The Mosaic Law: A Hard Road to Travel

Around two o’clock in the morning the climb had begun. According to the guide, the traditional Mount Sinai hike would be a 7,497-foot ascent. The plan was to reach the summit in time to see a breathtaking view of the sun rising over the mountains. Many believe this is the place where Moses received the Law from God.

The entire Sinai ridge is hard granite. The mount’s physical features serve as a graphic illustration of the Mosaic Law. According to the apostle Paul, a former Pharisee, the Law was not designed to provide personal salvation. Rather, one of its purposes was to show people their need for salvation (Rom. 3:20). Depending on a person’s attitude, the Law can fall on one hard, like a stone that crushes. It falls hard on the braggart, on the brazen, and on the bold.

When the people of Israel assembled at Mount Sinai, an epic moment was about to occur. God was to make a special covenant with His people, which would serve as their guiding light. It would involve a series of laws. The Jewish people know them as Torah. Commonly, Torah refers to the first five books of the Old Testament. However, Torah also refers specifically to the commands or instructions recorded in Exodus and Leviticus. In Scripture the commands are the revelation of God to Moses, who wrote the words and gave them to Israel at Sinai (Ex. 34:27). It was incumbent on Israel to obey and follow the laws without fail. Only then would the blessings associated with the covenant be realized (Ex. 19:5).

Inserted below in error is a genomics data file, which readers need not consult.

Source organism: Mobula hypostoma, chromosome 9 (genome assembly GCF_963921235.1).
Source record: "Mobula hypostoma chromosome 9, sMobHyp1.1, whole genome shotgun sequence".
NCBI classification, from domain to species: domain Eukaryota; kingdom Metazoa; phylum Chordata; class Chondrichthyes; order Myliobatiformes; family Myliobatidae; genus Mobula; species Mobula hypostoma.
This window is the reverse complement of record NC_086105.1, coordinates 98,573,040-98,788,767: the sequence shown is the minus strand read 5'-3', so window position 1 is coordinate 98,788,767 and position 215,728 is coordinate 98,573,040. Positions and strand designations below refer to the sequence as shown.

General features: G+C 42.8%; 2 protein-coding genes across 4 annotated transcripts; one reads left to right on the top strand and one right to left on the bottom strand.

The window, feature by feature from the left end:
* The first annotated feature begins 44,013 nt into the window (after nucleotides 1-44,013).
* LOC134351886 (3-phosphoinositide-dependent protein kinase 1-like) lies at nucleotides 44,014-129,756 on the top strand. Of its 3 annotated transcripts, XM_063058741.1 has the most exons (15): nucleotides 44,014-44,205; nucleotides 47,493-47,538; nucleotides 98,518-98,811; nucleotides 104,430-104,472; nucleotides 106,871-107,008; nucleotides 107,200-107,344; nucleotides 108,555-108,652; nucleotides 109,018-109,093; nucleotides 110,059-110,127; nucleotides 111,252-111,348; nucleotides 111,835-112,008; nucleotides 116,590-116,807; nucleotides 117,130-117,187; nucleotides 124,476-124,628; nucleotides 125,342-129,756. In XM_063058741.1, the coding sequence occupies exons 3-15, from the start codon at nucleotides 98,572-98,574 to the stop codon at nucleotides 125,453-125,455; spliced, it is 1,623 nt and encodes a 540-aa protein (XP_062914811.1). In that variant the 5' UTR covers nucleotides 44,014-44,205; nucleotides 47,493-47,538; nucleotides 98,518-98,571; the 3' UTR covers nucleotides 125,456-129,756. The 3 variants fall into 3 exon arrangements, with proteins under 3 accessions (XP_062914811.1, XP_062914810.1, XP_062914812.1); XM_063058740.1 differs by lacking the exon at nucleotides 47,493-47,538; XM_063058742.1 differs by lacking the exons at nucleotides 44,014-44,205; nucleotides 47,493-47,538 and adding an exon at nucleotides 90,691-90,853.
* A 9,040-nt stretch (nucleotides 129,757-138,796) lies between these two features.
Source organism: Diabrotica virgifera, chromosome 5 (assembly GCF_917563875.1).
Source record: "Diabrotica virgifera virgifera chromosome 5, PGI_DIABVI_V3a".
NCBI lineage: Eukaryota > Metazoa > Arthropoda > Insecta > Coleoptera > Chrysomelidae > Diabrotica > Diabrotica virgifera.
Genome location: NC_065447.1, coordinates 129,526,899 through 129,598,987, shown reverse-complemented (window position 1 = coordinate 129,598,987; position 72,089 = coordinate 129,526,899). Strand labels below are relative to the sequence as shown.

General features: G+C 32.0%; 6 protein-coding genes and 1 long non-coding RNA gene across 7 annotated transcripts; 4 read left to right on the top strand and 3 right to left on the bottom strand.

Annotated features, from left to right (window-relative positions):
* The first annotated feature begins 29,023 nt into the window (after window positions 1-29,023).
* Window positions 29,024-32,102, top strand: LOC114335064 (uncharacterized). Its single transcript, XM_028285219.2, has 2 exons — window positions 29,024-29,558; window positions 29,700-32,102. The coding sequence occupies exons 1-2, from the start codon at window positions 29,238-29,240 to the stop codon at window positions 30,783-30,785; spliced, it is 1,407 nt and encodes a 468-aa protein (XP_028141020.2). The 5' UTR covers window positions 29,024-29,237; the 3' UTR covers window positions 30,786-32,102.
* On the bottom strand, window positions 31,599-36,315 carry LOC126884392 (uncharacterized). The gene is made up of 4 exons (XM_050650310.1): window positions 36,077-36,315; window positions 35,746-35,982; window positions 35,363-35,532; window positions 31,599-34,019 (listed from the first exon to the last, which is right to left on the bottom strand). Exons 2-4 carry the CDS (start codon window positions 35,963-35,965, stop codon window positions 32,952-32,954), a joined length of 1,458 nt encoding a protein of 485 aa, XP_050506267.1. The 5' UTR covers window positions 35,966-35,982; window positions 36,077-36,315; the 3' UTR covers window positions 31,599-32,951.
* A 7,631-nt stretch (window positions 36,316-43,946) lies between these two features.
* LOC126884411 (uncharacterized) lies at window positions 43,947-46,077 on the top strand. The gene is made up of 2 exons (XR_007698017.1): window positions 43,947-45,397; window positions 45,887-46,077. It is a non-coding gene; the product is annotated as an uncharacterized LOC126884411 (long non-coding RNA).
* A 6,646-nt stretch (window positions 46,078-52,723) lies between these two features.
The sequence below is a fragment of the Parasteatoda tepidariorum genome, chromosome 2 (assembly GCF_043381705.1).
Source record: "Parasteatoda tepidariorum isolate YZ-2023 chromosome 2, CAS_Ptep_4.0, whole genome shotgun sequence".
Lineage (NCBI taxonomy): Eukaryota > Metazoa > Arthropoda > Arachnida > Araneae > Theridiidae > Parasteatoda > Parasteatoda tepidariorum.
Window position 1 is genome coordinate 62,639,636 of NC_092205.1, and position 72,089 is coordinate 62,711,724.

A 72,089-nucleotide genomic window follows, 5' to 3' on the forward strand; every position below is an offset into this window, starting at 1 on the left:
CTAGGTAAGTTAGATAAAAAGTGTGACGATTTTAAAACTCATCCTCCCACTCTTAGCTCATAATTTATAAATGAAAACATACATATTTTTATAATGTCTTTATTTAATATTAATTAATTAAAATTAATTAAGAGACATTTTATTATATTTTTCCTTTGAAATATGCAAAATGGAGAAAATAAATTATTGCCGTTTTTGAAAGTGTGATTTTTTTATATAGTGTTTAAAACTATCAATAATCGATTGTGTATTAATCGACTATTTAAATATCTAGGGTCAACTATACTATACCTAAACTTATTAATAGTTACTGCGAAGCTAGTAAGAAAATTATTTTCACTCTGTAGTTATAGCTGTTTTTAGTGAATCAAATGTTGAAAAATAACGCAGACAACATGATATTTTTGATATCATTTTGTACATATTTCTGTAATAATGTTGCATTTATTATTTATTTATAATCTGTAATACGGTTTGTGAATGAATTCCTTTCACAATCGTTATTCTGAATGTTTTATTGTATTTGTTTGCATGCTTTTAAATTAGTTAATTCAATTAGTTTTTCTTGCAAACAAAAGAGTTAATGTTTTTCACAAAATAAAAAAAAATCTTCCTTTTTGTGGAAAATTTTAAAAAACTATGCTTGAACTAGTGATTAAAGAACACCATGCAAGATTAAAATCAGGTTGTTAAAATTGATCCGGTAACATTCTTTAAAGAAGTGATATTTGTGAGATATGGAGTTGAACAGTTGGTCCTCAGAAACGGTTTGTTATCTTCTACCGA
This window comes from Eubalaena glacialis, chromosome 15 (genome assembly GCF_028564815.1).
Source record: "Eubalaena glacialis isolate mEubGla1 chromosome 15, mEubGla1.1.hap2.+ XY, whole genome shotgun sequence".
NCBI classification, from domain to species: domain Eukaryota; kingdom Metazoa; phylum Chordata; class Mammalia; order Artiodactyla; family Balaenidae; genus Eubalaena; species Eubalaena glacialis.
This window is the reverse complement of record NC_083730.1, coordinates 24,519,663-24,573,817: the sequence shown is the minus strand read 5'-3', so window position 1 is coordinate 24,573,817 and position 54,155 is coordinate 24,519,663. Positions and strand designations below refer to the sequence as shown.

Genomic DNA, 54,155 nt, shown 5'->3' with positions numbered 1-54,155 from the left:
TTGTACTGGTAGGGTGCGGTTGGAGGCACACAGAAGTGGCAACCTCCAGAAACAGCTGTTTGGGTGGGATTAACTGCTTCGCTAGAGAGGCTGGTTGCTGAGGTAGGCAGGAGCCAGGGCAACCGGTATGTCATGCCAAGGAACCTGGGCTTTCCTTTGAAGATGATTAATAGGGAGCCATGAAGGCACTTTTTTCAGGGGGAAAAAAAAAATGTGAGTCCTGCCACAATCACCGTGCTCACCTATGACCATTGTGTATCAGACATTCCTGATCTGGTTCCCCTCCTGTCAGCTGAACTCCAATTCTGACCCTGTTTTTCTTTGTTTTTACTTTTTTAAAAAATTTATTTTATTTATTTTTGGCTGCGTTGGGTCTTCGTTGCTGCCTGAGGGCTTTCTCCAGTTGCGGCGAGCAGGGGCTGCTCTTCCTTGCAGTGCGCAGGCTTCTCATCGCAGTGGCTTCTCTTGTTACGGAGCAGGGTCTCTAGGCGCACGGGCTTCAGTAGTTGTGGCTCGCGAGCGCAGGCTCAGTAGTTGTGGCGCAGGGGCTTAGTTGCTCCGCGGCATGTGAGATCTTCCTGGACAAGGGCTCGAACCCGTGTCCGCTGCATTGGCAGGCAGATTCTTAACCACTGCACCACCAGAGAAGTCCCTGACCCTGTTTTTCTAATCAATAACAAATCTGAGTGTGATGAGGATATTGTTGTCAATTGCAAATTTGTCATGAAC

The Torah, or Mosaic Law, was a conditional covenant between God and the nation of Israel. This meant that the contract made at Mount Sinai was based on the faithfulness of God and Israel. Some claim the Mosaic Law was actually formed from other ancient laws of the time. The classic example is the Code of Hammurabi (1728–1686 B.C). Though there are some close parallels, there is also a significant difference. According to Professor R. K. Harrison, “The Code of Hammurabi is clearly deficient in spiritual thought, and in general it placed a lesser value upon human life than did the Mosaic legislation.”1

Basically, the Mosaic Law consists of three categories: moral, civil, and ceremonial. The moral laws pertain to an inward, heartfelt observance for holy living. These include the Ten Commandments, sometimes viewed as God’s “Ten Words” (Ex. 20:1–17). The civil laws govern Israel’s social life (Ex. 21:1—23:33). The ceremonial laws relate to Israel’s worship. These would include the Tabernacle, priesthood, and festivals, with all their colorful pageantry (Ex. 25:1—31:18).

God gave the Law to separate Israel from other nations. It was God who created these people as a distinct nation (Isa. 43:15) and called them to be His witnesses (Isa. 43:10). Israel was to be His distinct, holy nation, a kingdom of priests separated unto Him (Ex. 19:6; Dt. 7:6).

The word holy is associated with the concept of sanctification. Therefore, by observing the Law, Israel was to reflect the holiness of its God (Lev. 11:44–45).